Yet Hassan has not chosen to make something that feels like it could be on the Game Boy (unlike some others from the same jam, such as Witchwood Academy), instead taking advantage of the processing power of a computer from this decade to create more complex, contemporary-feeling camera panning/object following and parallax scrolling than might have been possible on the Game Boy, let alone advisable. The game adheres to a tidy 160×144 resolution, but blows itself up to 3 times that (at least, unless you hit Alt+Enter to go fullscreen) in order to render what might have dissolved into a messy swamp of pixels on even a Game Boy Advance SP legible. The effect is something like a fantasy scenario in which the Game Boy’s guts got upgraded, but the buttons and screen stayed rooted in 1989.

Like The Lost Vikings (Silicon & Synapse, 1993), Is That Bird Holding a Cat? asks you to switch player characters on the fly (forgive the pun). In this case, we indeed have a bird and a cat that must find their way to their individually marked goal posts. The characters have two different movesets. The cat agilely zips around stages, hopping over deathtraps and scurrying through little crevices. The bird can’t walk and therefore can’t really platform, but has an unlimited flying ability. This ability isn’t quite so precise and agile as the cat, though, putting a much-needed limitation on what could make the bird too powerful.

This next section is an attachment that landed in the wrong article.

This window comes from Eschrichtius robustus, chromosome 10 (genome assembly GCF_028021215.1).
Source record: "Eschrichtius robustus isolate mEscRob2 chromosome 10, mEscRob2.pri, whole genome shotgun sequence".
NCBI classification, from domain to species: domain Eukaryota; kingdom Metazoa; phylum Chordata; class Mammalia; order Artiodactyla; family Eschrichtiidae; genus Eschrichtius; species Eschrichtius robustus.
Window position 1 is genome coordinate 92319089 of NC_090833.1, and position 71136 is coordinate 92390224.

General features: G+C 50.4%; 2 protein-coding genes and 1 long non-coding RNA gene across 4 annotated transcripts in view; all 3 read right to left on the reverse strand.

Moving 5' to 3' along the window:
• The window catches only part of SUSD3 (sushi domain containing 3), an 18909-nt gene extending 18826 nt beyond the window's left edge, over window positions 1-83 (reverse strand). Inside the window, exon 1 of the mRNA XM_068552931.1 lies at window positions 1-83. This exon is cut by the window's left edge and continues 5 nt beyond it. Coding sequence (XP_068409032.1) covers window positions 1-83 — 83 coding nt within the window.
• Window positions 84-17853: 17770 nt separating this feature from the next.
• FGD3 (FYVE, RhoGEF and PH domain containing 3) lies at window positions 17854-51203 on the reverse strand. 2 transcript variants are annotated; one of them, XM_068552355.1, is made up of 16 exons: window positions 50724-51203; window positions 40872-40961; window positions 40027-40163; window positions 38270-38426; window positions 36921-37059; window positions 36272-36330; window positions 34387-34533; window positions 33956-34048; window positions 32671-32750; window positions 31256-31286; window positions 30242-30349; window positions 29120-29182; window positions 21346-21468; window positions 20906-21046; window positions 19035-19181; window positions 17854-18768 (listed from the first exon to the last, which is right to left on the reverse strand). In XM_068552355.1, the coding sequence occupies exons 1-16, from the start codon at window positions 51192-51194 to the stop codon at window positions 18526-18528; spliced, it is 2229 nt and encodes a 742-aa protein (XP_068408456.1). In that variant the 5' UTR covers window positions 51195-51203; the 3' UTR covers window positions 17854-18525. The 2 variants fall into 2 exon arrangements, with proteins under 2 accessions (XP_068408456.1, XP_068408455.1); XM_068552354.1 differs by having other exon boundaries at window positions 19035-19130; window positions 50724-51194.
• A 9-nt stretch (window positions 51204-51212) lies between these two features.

The bird and the cat well thought out in their contrasts (they’re also adorable!). You’ll encounter situations where you could conceivably use either and situations where you simply must use one character to reach a key.  But the game really sings when it forces the characters to really cooperate. As the title suggests, the bird can hold a cat for only so long. The bird can fly forever on its own, but the second it picks up the cat, a stamina bar appears that severely limits the distance and height the cat can be carried and requires real forethought as players tackle levels.

The game’s weakest point is a level design that favors a too-quick ramping up of difficulty. The game’s somewhat overeager hit detection, too, makes some passages frustratingly finicky and certain large projectiles move with a pace that doesn’t quite mesh with the small area of the screen. I’m actually quite grateful Hassan has made available a version that comes with stages pre-unlocked (the initial release requires a linear progression through stages). I haven’t cleared every stage, but I’ve been delighted to move on from stages that get overly frustrating, so I can see each stage and situation the game has in store for me. The interaction between the bird and the cat is a delight and, coupled with their immense cuteness, contrasts excellently with the weirdness and hostility of their environs. Helping them struggle through the air together makes this game well worth playing.

Is That Bird Holding a Cat? is available on Windows for free from itch.io. You can follow the developer Ismail Hassan at @LifeAfterLunch.